Richard Niebuhr, a bright theologian, from the early 1900’s wrote a number of books on theology, ethics, and inherent responsibility. He once described his theory of responsibility as having four parts: response, interpretation, accountability, and social solidarity. The ideas Richard brings to the table are exemplified in Khaled Housseini’s book, The Kite Runner, through the actions of the main character, Hassan.
Baba was the father of the two sons, Amir and Hassan. After he married, his wife had Amir. Baba then committed adultery and ended up with a second son, Hassan. Since adultery is seen as a sin in Islam, Hassan was never recognized by Baba as a true son and was therefore hidden from the world in a sense. Due to these circumstances, Hassan would lead a life in the shadows, not being recognized for his responsibility.
The first part of responsibility is response. A popular tournament in Afghanistan where the story takes place, involves kite running. Everyone takes their kites and tries to run into the strings of other kites to knock them out of the sky. The normal response if a kite falls out of the sky is to run it down and keep it as a de facto trophy. When Amir went kite running and knocked down a kite, Hassan responded by running it down for him. The problem with the choice of action was that it would endanger him.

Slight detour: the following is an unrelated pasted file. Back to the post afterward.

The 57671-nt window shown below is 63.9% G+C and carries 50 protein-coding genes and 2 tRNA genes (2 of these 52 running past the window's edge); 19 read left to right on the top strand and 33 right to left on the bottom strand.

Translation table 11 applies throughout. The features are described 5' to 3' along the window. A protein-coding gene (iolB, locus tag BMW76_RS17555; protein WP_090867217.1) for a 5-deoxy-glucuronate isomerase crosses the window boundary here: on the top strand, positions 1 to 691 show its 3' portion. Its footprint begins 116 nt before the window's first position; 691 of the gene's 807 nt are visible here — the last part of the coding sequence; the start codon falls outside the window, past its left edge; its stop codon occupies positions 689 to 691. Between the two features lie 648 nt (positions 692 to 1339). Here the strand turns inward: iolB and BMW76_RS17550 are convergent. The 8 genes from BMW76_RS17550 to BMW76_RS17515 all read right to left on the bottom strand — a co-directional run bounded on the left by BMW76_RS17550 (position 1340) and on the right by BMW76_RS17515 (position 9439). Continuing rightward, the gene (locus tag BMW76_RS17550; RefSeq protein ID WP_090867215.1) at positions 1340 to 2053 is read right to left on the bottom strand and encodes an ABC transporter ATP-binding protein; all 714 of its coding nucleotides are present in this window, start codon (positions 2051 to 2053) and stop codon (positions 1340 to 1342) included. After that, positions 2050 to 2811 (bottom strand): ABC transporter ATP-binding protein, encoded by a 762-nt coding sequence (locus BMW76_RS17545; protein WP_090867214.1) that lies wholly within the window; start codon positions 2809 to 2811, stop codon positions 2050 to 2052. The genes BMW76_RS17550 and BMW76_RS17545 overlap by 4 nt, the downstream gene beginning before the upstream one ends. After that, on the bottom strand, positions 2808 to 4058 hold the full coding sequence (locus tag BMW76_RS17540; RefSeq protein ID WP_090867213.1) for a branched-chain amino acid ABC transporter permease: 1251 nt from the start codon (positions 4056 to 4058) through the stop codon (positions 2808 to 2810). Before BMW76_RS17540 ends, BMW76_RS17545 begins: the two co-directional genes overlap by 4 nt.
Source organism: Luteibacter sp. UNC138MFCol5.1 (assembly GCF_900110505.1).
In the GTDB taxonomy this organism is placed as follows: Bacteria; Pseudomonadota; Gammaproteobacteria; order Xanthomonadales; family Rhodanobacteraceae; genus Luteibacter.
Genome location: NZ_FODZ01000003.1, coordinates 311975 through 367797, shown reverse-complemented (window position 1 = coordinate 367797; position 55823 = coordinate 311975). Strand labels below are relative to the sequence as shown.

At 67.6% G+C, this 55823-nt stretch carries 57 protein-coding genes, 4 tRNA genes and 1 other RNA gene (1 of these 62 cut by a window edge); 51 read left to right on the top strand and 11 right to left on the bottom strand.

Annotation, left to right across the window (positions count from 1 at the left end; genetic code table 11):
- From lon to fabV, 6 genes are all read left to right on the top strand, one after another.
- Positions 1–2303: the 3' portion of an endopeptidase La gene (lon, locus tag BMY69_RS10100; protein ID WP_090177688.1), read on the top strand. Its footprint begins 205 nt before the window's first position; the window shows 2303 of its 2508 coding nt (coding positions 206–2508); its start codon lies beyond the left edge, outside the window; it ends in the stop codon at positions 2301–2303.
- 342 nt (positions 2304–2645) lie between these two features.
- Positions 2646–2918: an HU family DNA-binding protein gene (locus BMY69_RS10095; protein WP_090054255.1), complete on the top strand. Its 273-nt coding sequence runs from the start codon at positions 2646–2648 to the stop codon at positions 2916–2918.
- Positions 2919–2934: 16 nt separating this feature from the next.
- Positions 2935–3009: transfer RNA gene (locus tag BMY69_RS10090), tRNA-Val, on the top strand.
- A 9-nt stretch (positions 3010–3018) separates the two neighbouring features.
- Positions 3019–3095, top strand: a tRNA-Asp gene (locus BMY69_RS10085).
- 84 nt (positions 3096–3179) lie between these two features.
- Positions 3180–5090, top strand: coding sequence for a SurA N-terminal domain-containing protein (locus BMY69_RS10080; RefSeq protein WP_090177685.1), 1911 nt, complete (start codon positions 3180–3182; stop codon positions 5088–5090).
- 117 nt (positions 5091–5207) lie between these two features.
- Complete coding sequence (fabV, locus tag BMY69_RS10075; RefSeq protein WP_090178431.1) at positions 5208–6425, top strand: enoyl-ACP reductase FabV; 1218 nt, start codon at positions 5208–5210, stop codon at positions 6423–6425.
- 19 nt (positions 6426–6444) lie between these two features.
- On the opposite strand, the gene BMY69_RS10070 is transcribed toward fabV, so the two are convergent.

The neighborhood bully, Assef, cornered Hassan after he ran into an alley in an attempt to retrieve the kite. Assef asked for the kite and Hassan said, “Amir agha won the tournament and I ran this kite for him. I ran it fairly. This is his kite.” Hassan interpreted Assef’s question as meaning that Assef wanted the kite, so he responded accordingly in a mor aggressive manner. Assef then raped Hassan in the alley and did not take the kite.
Amir had ran after Hassan and stopped at the corner of the alley in fear when he realized that Hassan was not alone. Amir watched as Assef raped Hassan. Amir showed no responsibility and ran home. Hassan, who was showing responsibility and standing up for Amir to get the kite, was held accountable for his actions when he refused to give the kite to Assef. This accountability is the third part of Niebuhr’s “theory of responsibility.” Although Hassan did nothing wrong, his actions caused a terrifying response by Assef.
The fourth and final component of Niebhur’s “theory of responsibility” is a social solidarity. Social solidarity is the idea that people are interdependent. Amir and Hassan are a perfect example of this, Amir needs Hassan to be around when he is bored and to protect him when he is in danger. Hassan needs Amir to be his friend and return the favor of helping him when he is in trouble. When Hassan was about to be raped, he needed Amir’s help, but Amir had already left. Responsibility in Amir’s case meant intervening in that catastrophic situation to ensure Hassan would get away from Assef, but instead he ran. Responsibility differs greatly among the two characters early on. Amir attempts to make up for his poor choices later in life by saving Hassan’s son from danger.